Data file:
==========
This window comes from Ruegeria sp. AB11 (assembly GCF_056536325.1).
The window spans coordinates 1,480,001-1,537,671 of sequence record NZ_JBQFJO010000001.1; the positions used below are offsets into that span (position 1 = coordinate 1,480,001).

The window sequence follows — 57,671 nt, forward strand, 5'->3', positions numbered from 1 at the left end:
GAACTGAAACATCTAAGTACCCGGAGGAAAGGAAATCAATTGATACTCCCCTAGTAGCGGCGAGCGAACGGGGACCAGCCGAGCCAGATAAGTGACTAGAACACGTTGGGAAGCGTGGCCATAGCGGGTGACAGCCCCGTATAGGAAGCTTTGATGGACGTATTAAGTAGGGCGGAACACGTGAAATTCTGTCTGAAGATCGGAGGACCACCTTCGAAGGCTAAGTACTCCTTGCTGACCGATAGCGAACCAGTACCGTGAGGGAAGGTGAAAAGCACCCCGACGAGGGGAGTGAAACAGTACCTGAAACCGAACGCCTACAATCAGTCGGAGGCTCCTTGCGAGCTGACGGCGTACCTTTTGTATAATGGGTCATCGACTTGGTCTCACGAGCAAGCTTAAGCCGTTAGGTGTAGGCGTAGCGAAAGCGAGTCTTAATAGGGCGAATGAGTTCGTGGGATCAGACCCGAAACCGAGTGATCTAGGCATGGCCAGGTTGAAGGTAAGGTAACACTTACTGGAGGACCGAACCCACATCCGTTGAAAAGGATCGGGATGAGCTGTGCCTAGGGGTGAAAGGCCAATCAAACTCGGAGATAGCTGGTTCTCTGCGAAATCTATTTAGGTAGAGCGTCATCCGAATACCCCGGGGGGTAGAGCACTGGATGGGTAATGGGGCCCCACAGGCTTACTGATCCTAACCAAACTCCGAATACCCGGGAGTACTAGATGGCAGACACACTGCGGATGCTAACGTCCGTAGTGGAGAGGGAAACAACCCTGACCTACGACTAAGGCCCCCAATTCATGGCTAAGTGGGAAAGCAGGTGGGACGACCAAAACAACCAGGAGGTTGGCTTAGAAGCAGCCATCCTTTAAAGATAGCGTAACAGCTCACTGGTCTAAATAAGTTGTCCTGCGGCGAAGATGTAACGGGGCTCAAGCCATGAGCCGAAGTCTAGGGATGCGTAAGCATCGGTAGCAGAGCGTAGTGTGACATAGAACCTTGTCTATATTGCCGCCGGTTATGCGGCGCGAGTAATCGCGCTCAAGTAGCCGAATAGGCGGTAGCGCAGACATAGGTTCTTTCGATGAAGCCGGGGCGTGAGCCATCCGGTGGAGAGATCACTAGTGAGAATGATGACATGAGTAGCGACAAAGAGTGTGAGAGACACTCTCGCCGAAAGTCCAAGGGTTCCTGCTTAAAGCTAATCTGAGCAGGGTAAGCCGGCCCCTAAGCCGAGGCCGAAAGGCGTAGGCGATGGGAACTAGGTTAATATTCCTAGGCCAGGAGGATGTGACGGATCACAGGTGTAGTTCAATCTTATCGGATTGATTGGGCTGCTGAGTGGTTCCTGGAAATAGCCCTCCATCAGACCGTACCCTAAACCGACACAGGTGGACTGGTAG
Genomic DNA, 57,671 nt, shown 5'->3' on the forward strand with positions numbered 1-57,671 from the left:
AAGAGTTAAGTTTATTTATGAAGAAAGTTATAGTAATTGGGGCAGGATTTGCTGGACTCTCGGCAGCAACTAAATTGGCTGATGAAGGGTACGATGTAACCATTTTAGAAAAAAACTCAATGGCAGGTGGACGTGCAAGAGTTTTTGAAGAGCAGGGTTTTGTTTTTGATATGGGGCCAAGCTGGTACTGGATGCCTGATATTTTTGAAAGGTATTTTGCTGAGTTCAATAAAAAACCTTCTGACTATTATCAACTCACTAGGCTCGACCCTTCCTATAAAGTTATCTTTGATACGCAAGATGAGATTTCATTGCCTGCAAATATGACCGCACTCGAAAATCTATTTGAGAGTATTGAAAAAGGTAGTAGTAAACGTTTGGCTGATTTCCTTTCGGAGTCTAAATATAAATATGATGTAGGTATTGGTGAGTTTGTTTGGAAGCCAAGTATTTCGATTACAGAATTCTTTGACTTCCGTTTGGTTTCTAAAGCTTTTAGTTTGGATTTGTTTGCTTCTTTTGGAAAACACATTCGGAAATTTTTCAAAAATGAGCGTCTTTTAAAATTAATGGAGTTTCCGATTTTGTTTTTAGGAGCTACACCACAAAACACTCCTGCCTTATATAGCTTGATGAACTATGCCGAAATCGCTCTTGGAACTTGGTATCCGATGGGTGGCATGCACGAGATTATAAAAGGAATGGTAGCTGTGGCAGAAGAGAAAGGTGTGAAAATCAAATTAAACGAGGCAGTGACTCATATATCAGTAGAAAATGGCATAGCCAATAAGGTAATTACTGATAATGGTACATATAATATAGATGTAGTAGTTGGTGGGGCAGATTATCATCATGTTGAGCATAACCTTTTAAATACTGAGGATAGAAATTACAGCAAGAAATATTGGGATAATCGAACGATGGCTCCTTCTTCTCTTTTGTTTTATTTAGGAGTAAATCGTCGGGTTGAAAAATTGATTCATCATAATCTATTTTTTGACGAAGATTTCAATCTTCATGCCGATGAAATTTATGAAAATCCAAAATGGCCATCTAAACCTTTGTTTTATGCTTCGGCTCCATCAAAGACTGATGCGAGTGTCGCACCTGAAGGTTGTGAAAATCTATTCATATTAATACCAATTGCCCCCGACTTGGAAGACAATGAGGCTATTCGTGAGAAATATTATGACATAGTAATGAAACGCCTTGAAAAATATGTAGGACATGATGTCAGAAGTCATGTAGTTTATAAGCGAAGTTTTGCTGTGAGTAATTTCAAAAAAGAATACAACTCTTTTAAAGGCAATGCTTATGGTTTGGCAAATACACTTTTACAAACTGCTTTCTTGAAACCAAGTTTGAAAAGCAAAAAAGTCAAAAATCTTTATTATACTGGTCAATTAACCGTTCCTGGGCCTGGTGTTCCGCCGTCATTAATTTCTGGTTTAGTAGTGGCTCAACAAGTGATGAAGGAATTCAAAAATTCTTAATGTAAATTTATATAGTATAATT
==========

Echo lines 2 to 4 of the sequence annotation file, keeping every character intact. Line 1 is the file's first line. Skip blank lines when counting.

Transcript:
The window spans coordinates 1,480,001-1,537,671 of sequence record NZ_JBQFJO010000001.1; the positions used below are offsets into that span (position 1 = coordinate 1,480,001).

The window sequence follows — 57,671 nt, forward strand, 5'->3', positions numbered from 1 at the left end:
GAACTGAAACATCTAAGTACCCGGAGGAAAGGAAATCAATTGATACTCCCCTAGTAGCGGCGAGCGAACGGGGACCAGCCGAGCCAGATAAGTGACTAGAACACGTTGGGAAGCGTGGCCATAGCGGGTGACAGCCCCGTATAGGAAGCTTTGATGGACGTATTAAGTAGGGCGGAACACGTGAAATTCTGTCTGAAGATCGGAGGACCACCTTCGAAGGCTAAGTACTCCTTGCTGACCGATAGCGAACCAGTACCGTGAGGGAAGGTGAAAAGCACCCCGACGAGGGGAGTGAAACAGTACCTGAAACCGAACGCCTACAATCAGTCGGAGGCTCCTTGCGAGCTGACGGCGTACCTTTTGTATAATGGGTCATCGACTTGGTCTCACGAGCAAGCTTAAGCCGTTAGGTGTAGGCGTAGCGAAAGCGAGTCTTAATAGGGCGAATGAGTTCGTGGGATCAGACCCGAAACCGAGTGATCTAGGCATGGCCAGGTTGAAGGTAAGGTAACACTTACTGGAGGACCGAACCCACATCCGTTGAAAAGGATCGGGATGAGCTGTGCCTAGGGGTGAAAGGCCAATCAAACTCGGAGATAGCTGGTTCTCTGCGAAATCTATTTAGGTAGAGCGTCATCCGAATACCCCGGGGGGTAGAGCACTGGATGGGTAATGGGGCCCCACAGGCTTACTGATCCTAACCAAACTCCGAATACCCGGGAGTACTAGATGGCAGACACACTGCGGATGCTAACGTCCGTAGTGGAGAGGGAAACAACCCTGACCTACGACTAAGGCCCCCAATTCATGGCTAAGTGGGAAAGCAGGTGGGACGACCAAAACAACCAGGAGGTTGGCTTAGAAGCAGCCATCCTTTAAAGATAGCGTAACAGCTCACTGGTCTAAATAAGTTGTCCTGCGGCGAAGATGTAACGGGGCTCAAGCCATGAGCCGAAGTCTAGGGATGCGTAAGCATCGGTAGCAGAGCGTAGTGTGACATAGAACCTTGTCTATATTGCCGCCGGTTATGCGGCGCGAGTAATCGCGCTCAAGTAGCCGAATAGGCGGTAGCGCAGACATAGGTTCTTTCGATGAAGCCGGGGCGTGAGCCATCCGGTGGAGAGATCACTAGTGAGAATGATGACATGAGTAGCGACAAAGAGTGTGAGAGACACTCTCGCCGAAAGTCCAAGGGTTCCTGCTTAAAGCTAATCTGAGCAGGGTAAGCCGGCCCCTAAGCCGAGGCCGAAAGGCGTAGGCGATGGGAACTAGGTTAATATTCCTAGGCCAGGAGGATGTGACGGATCACAGGTGTAGTTCAATCTTATCGGATTGATTGGGCTGCTGAGTGGTTCCTGGAAATAGCCCTCCATCAGACCGTACCCTAAACCGACACAGGTGGACTGGTAG